Picture: THEO JEPTHA/Daily Dispatch
Picture: THEO JEPTHA/Daily Dispatch

SA could lose up to $140m (R2.02bn) in 2020 as countries in the region and elsewhere hold back on importing its beef due to a foot-and-mouth disease outbreak.

The disease, which was reported in 2019, remains a key challenge for SA with a ban of exports of animal products set to hit farmers hard amid worsening drought conditions.

According to the Agriculture Business Chamber (Agbiz), an organisation that represents commercial farmers and agribusiness, apart from the beef exports the foot-and-mouth disease outbreak of early 2019 has extended to sectors such as the wool industry.  

The foot-and-mouth disease outbreak, which was reported in 2019, remains a key challenge for SA with a ban of exports of animal products set to hit farmers hard amid worsening drought conditions.

The agricultural sector is a crucial pillar of SA's economy with the country exporting roughly 49% of its agricultural products in value terms.

China, which imports on average 71% of SA’s wool, imposed a ban for months, which weighed on the industry. The wool sector’s exports are worth twice that of beef in value terms, averaging $308m over the past five years and all this was at risk during the ban.

Foot-and-mouth disease broke out in Limpopo in 2019, resulting in the World Organisation for Animal Health temporarily suspending SA’s disease-free zone status. Neighbouring countries including Zimbabwe, Botswana, Namibia, eSwatini and Mozambique announced a ban on SA meat imports pending the containment of the disease.

Foot-and-mouth can infect people through skin wounds or the mucous membranes in the mouth after handling infected stock, or by drinking infected milk. But it is not introduced by eating meat from infected animals. Generally, infection of humans is temporary and is not considered a major public health hazard.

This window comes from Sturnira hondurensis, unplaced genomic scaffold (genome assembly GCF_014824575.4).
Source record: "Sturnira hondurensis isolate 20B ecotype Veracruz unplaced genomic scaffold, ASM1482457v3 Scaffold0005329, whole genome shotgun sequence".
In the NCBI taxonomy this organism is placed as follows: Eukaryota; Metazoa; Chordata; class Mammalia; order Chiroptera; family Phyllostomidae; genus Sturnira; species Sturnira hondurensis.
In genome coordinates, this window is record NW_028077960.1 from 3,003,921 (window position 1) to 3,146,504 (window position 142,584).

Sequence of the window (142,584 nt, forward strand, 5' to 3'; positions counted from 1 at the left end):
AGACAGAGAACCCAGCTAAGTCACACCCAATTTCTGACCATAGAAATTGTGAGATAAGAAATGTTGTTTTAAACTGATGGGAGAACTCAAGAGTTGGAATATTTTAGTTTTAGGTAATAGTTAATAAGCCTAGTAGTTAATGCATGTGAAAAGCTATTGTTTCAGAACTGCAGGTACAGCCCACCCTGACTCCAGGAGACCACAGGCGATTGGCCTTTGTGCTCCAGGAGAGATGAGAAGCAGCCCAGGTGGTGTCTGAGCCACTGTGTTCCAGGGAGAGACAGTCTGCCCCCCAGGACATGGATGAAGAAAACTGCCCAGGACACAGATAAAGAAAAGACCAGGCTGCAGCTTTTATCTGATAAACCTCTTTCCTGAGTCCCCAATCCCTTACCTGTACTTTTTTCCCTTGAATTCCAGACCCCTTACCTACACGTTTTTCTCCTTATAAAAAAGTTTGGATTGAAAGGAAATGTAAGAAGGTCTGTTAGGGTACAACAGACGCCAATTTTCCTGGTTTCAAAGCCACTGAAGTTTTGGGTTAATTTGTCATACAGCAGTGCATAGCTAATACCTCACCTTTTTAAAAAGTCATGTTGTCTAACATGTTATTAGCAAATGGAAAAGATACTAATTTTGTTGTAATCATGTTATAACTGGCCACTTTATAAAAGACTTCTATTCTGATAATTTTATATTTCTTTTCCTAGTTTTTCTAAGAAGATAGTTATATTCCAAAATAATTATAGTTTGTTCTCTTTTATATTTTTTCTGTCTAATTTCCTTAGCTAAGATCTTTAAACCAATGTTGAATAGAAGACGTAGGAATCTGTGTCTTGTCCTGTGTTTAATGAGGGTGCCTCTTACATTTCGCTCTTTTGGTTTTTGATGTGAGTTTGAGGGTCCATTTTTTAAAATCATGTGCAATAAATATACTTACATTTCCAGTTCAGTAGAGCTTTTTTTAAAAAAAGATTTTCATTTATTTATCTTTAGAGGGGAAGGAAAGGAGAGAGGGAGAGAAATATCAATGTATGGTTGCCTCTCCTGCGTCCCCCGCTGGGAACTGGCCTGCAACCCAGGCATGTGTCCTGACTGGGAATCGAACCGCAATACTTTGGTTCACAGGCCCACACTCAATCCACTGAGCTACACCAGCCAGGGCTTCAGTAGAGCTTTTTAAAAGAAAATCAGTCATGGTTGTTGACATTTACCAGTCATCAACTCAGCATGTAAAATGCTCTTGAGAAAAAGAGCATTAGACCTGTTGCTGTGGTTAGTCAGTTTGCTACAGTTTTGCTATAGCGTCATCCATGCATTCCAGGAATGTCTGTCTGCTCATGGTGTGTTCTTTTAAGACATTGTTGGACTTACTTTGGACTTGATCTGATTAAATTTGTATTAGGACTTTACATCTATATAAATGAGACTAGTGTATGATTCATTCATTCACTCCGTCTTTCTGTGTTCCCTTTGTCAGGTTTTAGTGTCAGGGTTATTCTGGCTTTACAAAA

In his first weekly update for 2020, Agribiz head of agribusiness research Wandile Sihlobo noted that government and private sector players will be engaging in the coming weeks to find a workable solution to the foot-and-mouth challenge. He said seeing that foot-and-mouth disease is again a challenge in 2020, SA’s meat prices could remain subdued for the greater part of the year.

In 2019, the government placed a ban on cattle auctions in the country as a way to limit livestock movement, a move which some in the agriculture sector oppose. On Monday, the DA said it welcomed the decision by a group of at least 50 emerging farmers to take legal action to force agriculture, land reform and rural development minister Thoko Didiza to lift the nationwide ban on livestock gathering and auctions.  

The matter is due to be heard in the North Gauteng High Court on Tuesday.

“The DA has consistently called on minister Didiza to lift this moratorium on nonaffected areas and deal decisively with FMD [foot-and-mouth] outbreak as per the World Organization for Animal Health guidelines,” DA MP Noko Masipa said.

“It is unfortunate that amid a national drought, farmers are now being forced to go to court to ensure they can conduct ordinary business of trading livestock,” Masipa said.

phakathib@businesslive.co.za